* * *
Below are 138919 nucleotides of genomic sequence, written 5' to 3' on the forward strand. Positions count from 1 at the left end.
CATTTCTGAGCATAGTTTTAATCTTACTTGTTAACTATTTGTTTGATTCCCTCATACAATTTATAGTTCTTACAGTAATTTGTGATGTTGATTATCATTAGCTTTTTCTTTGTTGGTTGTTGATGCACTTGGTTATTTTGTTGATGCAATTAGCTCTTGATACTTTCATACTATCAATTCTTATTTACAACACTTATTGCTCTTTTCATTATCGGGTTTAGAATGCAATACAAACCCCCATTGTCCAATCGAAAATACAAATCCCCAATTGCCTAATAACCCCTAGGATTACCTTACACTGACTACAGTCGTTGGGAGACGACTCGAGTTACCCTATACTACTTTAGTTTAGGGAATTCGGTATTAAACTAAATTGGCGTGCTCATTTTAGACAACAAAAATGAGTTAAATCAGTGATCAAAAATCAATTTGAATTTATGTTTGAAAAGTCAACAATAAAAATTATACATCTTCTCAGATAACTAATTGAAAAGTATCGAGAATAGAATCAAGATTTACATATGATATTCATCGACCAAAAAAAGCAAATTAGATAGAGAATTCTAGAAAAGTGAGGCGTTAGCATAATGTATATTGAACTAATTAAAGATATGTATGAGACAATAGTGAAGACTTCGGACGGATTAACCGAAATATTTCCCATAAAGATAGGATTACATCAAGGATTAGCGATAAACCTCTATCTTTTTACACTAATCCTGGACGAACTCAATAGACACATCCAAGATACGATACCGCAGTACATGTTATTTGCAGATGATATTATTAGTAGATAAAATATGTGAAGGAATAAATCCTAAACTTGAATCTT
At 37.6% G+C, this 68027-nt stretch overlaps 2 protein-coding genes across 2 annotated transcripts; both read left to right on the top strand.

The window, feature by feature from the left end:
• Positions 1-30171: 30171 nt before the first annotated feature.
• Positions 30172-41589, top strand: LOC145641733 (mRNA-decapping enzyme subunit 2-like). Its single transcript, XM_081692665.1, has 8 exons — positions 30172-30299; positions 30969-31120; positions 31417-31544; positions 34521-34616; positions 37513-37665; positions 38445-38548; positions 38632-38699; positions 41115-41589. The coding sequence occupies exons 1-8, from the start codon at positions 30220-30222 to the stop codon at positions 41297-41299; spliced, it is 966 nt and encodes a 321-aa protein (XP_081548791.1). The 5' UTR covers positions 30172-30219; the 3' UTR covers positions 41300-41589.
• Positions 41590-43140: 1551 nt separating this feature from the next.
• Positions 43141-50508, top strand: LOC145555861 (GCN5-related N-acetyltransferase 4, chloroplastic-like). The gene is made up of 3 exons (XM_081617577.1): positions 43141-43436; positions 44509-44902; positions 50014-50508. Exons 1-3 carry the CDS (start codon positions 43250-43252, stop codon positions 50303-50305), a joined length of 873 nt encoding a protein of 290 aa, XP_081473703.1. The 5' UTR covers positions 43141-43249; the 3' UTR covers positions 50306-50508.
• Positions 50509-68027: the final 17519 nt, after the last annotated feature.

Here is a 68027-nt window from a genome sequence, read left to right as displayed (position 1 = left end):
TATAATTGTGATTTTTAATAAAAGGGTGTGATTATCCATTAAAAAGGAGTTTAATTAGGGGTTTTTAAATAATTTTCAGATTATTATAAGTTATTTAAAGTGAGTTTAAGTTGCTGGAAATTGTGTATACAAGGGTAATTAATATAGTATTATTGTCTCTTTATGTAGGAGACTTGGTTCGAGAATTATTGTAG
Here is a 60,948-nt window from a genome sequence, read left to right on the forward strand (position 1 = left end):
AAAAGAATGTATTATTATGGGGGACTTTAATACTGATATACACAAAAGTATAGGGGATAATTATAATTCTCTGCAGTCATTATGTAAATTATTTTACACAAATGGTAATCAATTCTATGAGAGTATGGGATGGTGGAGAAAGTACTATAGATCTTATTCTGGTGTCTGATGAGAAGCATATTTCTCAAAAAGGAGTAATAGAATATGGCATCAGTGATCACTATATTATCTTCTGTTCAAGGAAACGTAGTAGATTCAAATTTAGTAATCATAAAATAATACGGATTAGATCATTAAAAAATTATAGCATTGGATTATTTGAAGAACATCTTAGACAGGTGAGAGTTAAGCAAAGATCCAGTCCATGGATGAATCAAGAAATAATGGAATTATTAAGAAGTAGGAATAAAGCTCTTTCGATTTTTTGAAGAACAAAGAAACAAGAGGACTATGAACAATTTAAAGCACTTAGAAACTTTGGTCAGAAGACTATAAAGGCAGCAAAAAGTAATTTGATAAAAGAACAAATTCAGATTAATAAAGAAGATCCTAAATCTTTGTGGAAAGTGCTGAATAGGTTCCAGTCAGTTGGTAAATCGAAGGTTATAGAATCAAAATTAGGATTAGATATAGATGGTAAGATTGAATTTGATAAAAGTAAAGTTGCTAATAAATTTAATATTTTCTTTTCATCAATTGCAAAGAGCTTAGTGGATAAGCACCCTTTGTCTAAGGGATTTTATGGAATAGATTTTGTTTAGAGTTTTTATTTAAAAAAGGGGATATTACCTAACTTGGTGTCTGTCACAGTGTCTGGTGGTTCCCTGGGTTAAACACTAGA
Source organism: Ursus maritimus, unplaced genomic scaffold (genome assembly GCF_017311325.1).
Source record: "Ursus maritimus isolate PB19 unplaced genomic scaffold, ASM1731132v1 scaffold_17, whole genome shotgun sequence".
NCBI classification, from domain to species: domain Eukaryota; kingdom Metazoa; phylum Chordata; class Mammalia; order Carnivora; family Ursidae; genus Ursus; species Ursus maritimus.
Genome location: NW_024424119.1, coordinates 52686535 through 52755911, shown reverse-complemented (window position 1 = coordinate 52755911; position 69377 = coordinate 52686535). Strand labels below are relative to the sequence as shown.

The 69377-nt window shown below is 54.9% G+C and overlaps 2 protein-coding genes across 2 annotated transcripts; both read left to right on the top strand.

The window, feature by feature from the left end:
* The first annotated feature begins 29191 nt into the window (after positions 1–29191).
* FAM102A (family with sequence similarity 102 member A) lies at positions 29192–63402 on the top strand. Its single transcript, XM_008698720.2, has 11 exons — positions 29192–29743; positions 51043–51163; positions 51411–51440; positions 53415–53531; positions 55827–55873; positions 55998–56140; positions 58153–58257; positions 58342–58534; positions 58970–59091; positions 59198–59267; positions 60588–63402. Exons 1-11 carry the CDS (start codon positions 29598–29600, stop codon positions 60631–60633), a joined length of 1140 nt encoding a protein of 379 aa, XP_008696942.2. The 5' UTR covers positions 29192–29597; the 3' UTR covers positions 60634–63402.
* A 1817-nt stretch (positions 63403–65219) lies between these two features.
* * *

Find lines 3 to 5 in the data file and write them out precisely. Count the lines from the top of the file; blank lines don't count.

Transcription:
At 37.6% G+C, this 68027-nt stretch overlaps 2 protein-coding genes across 2 annotated transcripts; both read left to right on the top strand.

The window, feature by feature from the left end:
• Positions 1-30171: 30171 nt before the first annotated feature.